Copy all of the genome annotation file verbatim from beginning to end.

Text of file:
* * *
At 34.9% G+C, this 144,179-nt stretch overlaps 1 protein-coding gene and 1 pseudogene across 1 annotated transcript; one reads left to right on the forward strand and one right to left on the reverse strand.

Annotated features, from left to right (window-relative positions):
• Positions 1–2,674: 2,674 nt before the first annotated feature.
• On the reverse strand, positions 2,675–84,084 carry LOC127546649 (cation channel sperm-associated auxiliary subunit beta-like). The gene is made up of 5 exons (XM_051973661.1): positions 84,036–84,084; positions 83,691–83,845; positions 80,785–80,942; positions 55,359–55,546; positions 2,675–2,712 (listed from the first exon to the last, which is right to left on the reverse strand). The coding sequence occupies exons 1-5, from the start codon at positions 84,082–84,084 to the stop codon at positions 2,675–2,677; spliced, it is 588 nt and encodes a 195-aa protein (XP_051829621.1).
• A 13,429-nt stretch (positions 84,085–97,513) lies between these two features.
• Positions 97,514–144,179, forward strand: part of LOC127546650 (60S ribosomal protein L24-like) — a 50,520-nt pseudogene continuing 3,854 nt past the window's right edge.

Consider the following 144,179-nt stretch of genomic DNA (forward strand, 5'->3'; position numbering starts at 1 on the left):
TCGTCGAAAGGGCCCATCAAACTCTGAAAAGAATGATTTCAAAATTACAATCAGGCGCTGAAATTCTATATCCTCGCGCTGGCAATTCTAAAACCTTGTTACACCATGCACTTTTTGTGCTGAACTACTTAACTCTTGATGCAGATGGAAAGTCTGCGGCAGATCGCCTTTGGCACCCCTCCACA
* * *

At 34.9% G+C, this 144,179-nt stretch overlaps 1 protein-coding gene and 1 pseudogene across 1 annotated transcript; one reads left to right on the forward strand and one right to left on the reverse strand.

Annotated features, from left to right (window-relative positions):
• Positions 1–2,674: 2,674 nt before the first annotated feature.
• On the reverse strand, positions 2,675–84,084 carry LOC127546649 (cation channel sperm-associated auxiliary subunit beta-like). The gene is made up of 5 exons (XM_051973661.1): positions 84,036–84,084; positions 83,691–83,845; positions 80,785–80,942; positions 55,359–55,546; positions 2,675–2,712 (listed from the first exon to the last, which is right to left on the reverse strand). The coding sequence occupies exons 1-5, from the start codon at positions 84,082–84,084 to the stop codon at positions 2,675–2,677; spliced, it is 588 nt and encodes a 195-aa protein (XP_051829621.1).
• A 13,429-nt stretch (positions 84,085–97,513) lies between these two features.
• Positions 97,514–144,179, forward strand: part of LOC127546650 (60S ribosomal protein L24-like) — a 50,520-nt pseudogene continuing 3,854 nt past the window's right edge.

Consider the following 144,179-nt stretch of genomic DNA (forward strand, 5'->3'; position numbering starts at 1 on the left):
TCGTCGAAAGGGCCCATCAAACTCTGAAAAGAATGATTTCAAAATTACAATCAGGCGCTGAAATTCTATATCCTCGCGCTGGCAATTCTAAAACCTTGTTACACCATGCACTTTTTGTGCTGAACTACTTAACTCTTGATGCAGATGGAAAGTCTGCGGCAGATCGCCTTTGGCACCCCTCCACA